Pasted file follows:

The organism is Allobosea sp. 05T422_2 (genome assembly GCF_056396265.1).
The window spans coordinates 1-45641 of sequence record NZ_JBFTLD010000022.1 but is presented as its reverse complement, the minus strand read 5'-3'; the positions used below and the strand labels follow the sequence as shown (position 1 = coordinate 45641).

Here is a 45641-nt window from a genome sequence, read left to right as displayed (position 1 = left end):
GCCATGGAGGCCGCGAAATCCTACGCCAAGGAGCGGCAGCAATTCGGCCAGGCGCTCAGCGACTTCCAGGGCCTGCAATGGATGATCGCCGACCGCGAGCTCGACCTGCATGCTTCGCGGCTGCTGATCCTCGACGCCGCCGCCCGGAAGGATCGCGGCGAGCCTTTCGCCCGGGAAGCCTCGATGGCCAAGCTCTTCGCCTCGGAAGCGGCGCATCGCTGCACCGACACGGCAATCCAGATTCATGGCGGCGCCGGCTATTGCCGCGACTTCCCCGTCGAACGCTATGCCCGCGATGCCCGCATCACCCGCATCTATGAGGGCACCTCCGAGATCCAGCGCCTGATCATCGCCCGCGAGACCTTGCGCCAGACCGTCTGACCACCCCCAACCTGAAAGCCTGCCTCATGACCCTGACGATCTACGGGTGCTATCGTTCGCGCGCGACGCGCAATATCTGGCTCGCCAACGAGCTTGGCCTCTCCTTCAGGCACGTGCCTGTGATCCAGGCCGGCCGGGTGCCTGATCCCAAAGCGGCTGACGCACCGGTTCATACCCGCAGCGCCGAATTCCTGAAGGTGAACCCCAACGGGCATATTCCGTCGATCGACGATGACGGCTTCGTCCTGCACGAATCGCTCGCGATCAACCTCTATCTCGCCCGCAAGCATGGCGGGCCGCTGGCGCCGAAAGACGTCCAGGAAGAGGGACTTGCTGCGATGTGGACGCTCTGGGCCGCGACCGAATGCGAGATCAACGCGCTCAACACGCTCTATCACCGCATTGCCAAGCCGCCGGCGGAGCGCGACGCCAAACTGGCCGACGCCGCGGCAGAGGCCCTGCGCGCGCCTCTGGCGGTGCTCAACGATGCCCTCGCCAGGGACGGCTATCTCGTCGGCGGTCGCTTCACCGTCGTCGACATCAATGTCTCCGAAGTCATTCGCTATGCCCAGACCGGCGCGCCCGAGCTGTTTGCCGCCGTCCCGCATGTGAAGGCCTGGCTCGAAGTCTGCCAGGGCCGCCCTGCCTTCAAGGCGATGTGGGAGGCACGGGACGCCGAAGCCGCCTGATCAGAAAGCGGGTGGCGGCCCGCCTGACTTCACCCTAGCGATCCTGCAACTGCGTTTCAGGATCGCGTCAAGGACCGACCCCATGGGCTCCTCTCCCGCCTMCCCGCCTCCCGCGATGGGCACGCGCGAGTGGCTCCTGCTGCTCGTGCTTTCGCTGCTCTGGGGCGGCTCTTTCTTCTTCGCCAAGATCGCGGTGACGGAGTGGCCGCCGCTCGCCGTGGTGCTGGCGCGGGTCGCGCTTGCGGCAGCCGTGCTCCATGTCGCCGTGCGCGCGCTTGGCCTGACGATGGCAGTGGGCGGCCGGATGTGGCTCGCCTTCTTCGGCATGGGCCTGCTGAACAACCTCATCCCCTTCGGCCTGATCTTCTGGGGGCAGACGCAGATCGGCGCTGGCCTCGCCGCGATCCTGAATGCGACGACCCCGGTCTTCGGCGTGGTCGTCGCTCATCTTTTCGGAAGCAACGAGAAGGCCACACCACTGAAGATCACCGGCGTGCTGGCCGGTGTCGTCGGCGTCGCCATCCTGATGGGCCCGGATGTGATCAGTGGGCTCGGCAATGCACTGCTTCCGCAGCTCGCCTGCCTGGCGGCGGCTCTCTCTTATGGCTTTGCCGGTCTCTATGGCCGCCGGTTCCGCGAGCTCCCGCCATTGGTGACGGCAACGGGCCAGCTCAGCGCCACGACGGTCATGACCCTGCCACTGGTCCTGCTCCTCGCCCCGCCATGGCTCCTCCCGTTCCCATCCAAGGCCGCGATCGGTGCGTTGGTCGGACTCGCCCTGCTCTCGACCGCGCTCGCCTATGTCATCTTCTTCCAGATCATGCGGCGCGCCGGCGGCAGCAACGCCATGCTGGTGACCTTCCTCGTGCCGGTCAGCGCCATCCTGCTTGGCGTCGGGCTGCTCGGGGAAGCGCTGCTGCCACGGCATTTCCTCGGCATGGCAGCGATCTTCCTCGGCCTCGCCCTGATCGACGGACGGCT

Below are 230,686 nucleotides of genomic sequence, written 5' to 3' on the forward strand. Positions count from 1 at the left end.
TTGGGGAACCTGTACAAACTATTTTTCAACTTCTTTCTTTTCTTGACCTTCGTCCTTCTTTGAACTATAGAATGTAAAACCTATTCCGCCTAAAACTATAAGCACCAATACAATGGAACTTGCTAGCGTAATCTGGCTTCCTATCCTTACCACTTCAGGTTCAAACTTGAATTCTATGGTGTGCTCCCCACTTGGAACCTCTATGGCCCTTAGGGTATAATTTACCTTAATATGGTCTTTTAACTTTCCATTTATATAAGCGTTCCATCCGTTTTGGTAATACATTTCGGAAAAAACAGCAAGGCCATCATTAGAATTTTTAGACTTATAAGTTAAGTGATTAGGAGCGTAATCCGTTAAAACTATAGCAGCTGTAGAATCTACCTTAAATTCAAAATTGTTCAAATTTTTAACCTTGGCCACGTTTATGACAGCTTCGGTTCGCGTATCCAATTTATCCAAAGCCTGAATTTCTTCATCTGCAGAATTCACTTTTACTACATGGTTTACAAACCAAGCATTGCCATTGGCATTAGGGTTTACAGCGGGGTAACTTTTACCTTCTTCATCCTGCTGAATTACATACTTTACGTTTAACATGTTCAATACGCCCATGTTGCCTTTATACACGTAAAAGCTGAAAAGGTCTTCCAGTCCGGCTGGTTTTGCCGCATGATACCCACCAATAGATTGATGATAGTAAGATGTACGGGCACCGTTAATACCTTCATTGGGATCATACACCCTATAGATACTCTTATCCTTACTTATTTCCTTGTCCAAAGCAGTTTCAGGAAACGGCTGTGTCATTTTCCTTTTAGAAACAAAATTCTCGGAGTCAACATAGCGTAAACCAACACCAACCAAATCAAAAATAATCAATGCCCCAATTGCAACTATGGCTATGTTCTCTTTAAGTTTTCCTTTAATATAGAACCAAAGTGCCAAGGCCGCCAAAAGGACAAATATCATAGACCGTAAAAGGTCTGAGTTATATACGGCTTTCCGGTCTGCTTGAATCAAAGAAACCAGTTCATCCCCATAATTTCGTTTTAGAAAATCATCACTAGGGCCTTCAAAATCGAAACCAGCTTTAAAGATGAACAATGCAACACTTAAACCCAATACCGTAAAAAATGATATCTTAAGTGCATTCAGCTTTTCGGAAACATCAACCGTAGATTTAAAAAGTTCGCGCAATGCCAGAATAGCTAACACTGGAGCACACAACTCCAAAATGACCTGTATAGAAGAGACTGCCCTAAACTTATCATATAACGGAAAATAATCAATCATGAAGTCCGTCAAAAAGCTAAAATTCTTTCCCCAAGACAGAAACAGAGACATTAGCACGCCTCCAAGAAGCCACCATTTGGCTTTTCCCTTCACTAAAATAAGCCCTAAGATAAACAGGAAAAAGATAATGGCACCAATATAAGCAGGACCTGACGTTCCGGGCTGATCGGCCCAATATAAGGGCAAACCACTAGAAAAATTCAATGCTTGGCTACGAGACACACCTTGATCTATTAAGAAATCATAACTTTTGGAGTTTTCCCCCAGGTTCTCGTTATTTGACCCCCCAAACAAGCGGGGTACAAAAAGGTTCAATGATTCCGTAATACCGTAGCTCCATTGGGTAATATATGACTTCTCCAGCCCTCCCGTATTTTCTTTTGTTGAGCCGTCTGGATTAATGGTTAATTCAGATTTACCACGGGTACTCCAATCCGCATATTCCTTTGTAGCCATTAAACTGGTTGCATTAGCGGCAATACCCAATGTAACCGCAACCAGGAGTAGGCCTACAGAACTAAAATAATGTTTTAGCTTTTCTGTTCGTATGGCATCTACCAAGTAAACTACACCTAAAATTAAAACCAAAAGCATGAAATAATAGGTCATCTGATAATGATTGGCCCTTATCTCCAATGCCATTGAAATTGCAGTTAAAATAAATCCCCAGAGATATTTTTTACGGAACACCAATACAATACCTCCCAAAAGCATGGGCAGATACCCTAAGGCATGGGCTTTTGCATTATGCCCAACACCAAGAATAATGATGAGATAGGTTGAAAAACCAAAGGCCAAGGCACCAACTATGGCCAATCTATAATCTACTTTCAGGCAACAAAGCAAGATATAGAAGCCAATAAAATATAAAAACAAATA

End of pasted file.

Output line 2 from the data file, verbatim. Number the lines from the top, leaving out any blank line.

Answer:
The window spans coordinates 1-45641 of sequence record NZ_JBFTLD010000022.1 but is presented as its reverse complement, the minus strand read 5'-3'; the positions used below and the strand labels follow the sequence as shown (position 1 = coordinate 45641).